The headline in London read “No nipples, please, we’re British as breastfeeding film is censored” while that in Sydney announced, “Nipple causes ripple in the land that invented Page 3 girls”. Both reports concerned less than five seconds of a 45-second film promoting voting in the 2004 European Parliament elections; to show people making choices, like voters at the ballot box, it showed a suckling baby trying to decide which breast to feed from. The original version was considered suitable for nearly 400 million Europeans, and thus shown on television and in thousands of movie theatres in 23 countries.
In Britain, however, where bare breasts are a daily staple in tabloid newspapers, the breastfeeding sequence survived but shots of the offending nipple are edited out by having the baby’s hand obscure it. A spokesman at the Cinema Advertising Association defended the censorship this way: “The infant was contemplating the breasts in rather an adult way.” But at least the film was shown, unlike in Ireland where the head of the European Parliament’s Irish Office, Jim O’Brien, was quoted as saying: “I decided that due to sensitivities here, this is not the right image to promote anything in Ireland, unless it is of a medical or scientific nature.” And see The Guardian report.
August 2004, Auckland, New Zealand. Babe in arms: adults only
Women’s Health Action in New Zealand prepared a 15-second television ad to run during World Breastfeeding Week 1–7 August 2004. It depicted a girl, probably 8 or 9 years old, pretending to breastfeed her doll. A boy of similar age came into shot and said “Yuk, that’s disgusting!” followed by a male voice-over saying, “Isn’t it time we all grew up?” The Television Commercial Approvals Bureau decided that it was “unsuitable for viewing by children under eleven” (it was permitted to run in the evening). The Bureau’s general manager described the advocacy message as being aimed at modifying adult behaviour or views; the Bureau’s concern was that it was using a negative situation to make a positive point but that many children would not understand the positive tag in the end message. On the other hand, perhaps this would have provided a learning/teaching moment by stimulating at least some children to discuss the ad with their parents.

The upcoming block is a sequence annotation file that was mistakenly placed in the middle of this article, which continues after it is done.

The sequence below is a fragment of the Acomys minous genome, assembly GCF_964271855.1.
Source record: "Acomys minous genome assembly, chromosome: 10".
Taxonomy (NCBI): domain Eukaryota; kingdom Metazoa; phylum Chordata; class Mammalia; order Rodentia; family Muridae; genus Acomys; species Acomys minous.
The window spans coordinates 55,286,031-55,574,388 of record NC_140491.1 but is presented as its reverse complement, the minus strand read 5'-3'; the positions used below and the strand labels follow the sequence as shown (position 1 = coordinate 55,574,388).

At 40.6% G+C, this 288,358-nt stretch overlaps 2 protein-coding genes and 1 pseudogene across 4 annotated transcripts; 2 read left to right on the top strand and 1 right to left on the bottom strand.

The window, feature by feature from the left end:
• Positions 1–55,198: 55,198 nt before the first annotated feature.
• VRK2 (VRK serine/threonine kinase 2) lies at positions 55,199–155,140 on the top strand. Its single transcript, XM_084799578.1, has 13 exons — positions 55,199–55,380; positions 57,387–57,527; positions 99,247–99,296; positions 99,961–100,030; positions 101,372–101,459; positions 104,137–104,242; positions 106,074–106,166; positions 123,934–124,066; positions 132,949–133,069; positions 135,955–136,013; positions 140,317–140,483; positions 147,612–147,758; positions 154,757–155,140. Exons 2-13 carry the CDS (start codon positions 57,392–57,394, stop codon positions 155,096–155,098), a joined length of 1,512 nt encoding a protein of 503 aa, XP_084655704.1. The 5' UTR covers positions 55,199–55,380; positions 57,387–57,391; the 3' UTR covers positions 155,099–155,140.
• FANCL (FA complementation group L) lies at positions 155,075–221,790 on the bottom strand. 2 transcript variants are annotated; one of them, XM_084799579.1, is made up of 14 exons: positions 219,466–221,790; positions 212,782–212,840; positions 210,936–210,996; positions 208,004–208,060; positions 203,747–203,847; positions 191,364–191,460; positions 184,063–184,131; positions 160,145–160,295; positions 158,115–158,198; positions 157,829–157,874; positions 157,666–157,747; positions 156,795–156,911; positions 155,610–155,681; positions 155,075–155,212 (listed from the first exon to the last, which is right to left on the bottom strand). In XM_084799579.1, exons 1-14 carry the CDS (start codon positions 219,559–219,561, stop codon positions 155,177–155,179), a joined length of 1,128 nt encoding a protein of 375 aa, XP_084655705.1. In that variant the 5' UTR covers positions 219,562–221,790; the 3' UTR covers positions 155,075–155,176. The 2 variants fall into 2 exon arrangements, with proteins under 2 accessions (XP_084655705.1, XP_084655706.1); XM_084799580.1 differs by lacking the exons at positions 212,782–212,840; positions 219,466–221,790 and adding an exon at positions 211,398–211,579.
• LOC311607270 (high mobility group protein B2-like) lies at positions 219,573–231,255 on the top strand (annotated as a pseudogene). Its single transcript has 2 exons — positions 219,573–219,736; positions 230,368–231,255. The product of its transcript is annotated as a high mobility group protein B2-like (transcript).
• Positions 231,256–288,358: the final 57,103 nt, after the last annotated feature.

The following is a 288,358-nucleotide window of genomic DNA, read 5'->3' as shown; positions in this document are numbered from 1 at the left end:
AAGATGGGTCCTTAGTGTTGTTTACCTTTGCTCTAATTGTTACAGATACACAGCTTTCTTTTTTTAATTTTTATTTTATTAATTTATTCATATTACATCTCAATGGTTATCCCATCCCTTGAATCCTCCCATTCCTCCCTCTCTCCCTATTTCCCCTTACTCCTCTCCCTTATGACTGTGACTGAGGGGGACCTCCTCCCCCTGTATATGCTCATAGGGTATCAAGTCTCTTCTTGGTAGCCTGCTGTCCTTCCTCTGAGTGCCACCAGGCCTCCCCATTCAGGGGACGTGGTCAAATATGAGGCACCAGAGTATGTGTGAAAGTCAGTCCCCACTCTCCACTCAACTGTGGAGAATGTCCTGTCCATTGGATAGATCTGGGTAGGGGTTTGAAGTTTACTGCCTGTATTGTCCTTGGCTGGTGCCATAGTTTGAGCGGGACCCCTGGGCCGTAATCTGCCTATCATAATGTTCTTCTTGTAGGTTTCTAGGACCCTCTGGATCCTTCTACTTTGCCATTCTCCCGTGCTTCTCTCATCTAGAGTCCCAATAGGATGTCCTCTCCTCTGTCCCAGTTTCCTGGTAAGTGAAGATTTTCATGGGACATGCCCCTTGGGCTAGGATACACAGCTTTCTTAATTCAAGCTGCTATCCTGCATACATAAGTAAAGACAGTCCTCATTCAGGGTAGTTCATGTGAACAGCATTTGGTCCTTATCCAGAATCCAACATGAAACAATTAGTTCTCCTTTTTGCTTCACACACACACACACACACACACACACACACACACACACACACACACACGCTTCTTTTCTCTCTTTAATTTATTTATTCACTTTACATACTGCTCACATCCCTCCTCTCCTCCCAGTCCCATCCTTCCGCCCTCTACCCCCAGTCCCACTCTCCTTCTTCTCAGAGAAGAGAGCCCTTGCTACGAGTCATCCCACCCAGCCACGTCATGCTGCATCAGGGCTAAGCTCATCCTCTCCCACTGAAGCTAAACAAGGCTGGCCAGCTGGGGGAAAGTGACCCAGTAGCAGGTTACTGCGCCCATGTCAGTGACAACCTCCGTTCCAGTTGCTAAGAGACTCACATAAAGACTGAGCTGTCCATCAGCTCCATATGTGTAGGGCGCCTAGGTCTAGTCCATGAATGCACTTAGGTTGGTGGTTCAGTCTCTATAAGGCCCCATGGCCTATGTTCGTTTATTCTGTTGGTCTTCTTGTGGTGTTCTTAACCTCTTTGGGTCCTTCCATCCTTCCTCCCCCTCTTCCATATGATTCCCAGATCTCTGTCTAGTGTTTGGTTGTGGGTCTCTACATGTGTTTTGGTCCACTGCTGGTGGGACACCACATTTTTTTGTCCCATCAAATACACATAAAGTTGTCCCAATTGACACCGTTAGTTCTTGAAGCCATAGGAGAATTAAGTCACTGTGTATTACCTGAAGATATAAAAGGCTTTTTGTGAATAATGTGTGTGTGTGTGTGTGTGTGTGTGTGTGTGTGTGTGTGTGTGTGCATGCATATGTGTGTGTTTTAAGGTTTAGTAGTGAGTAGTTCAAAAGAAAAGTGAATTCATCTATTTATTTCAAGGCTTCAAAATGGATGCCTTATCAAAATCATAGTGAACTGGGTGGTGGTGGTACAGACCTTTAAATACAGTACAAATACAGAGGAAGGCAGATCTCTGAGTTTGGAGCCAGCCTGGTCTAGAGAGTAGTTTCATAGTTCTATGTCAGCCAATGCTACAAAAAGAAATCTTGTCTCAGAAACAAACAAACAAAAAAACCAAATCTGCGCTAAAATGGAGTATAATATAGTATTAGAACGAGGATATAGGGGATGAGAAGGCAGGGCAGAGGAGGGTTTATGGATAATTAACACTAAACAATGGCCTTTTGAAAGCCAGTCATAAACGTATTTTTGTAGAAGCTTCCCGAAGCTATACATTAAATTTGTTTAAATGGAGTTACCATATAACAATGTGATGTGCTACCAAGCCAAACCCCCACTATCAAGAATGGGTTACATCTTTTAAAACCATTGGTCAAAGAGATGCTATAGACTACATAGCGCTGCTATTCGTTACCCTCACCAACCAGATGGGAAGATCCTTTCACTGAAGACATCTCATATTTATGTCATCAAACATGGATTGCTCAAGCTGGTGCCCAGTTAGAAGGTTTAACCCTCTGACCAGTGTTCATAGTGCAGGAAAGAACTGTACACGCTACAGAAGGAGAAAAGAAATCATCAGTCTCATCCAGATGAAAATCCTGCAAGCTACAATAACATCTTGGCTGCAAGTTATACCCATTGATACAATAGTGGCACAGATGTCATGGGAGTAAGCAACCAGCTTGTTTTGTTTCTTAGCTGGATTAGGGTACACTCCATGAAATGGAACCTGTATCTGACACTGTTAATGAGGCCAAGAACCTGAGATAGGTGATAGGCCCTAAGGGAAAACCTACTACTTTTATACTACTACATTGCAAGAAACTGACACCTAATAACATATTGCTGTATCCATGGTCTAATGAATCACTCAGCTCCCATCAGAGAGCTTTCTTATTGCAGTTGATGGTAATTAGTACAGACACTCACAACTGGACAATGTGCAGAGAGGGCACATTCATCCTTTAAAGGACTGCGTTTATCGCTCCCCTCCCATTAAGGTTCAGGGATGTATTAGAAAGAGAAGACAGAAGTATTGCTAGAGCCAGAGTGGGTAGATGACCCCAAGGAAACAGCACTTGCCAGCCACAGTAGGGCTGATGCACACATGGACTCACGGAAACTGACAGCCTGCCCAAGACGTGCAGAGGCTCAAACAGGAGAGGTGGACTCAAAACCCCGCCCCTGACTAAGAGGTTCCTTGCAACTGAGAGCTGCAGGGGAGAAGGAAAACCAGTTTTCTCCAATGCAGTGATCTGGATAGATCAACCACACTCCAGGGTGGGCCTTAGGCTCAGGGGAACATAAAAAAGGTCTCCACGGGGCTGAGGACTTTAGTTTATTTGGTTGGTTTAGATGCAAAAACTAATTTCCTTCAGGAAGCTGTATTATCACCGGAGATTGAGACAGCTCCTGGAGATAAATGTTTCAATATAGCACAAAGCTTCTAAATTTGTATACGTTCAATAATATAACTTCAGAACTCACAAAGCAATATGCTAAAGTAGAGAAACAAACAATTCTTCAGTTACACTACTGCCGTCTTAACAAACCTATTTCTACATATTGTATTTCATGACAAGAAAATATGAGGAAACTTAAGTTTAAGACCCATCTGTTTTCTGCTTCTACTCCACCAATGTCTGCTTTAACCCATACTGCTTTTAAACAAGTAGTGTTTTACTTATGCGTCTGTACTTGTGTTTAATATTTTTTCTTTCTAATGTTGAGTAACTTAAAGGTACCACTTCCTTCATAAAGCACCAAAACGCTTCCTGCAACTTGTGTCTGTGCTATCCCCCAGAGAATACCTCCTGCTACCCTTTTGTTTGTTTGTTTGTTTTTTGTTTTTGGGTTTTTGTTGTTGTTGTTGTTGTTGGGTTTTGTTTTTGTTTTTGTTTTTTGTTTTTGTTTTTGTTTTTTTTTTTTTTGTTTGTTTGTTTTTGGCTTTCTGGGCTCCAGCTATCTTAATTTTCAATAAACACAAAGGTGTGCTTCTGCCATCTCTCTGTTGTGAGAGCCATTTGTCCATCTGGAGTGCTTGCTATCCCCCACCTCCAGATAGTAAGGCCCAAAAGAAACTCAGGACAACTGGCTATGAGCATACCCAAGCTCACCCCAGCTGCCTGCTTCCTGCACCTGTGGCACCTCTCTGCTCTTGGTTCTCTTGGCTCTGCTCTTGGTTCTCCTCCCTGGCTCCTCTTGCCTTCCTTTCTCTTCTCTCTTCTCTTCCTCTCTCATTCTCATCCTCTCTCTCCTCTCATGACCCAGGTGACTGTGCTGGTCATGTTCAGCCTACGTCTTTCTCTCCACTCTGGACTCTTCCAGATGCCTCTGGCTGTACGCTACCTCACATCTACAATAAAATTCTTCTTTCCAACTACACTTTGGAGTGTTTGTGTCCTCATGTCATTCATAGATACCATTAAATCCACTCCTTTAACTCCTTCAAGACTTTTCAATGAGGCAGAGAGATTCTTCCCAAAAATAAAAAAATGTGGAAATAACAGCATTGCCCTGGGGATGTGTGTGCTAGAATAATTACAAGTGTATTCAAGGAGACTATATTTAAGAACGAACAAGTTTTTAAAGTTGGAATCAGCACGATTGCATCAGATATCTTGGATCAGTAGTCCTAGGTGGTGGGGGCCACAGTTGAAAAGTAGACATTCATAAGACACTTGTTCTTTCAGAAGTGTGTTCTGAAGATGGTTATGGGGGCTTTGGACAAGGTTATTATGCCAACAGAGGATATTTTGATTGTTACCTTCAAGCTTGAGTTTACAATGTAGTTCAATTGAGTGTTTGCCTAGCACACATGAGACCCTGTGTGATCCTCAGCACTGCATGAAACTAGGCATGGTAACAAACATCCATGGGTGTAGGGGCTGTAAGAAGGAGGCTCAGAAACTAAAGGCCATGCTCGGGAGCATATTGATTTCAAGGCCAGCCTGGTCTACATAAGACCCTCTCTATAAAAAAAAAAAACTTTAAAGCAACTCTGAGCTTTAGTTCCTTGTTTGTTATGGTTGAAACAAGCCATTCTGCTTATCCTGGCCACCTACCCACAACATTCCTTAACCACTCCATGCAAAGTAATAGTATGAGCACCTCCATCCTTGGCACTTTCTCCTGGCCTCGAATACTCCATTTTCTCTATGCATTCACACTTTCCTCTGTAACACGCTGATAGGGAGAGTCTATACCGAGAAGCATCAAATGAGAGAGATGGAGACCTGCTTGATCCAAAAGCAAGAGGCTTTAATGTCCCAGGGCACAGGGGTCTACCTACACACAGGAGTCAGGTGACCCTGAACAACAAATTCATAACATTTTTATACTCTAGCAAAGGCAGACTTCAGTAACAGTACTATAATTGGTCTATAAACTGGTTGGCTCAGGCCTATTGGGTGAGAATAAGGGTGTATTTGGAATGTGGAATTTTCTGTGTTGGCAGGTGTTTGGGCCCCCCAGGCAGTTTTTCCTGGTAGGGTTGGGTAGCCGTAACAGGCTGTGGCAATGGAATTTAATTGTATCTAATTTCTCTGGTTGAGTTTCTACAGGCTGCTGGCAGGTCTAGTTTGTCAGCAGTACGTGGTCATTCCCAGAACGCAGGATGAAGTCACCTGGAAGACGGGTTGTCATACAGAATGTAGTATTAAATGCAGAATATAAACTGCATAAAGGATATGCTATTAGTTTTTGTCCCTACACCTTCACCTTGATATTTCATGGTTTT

Has the situation changed since 2004? How do you think these examples (adapted from The Problem with Breastfeeding: A Personal Reflection. (2006). Hale Publishing. Amarillo, Texas) compare to current media reports?
James Akre is an author and commentator whose focus is on the sociocultural dimension of the universal biological norm for nurturing and nourishing infants and young children, and on identifying pathways for ensuring that breastfeeding and breast-milk feeding are routine once more everywhere. His international public health and development career spans five decades, including more than 30 years with agencies of the United Nations system (International Labour Office, United Nations Children’s Fund, and the World Health Organization where he was the liaison officer (1990–2004) for LLLI), and seven years working in Turkey, Cameroon and Haiti. He is a member of the editorial board and reviewer for the International Breastfeeding Journal, and he is also a reviewer for Pediatrics and Maternal & Child Nutrition. He is a member of the Scientific Advisory Committee of LLL France and a past member (2004–2010) of the Board of Directors of the International Board of Lactation Consultant Examiners (IBLCE).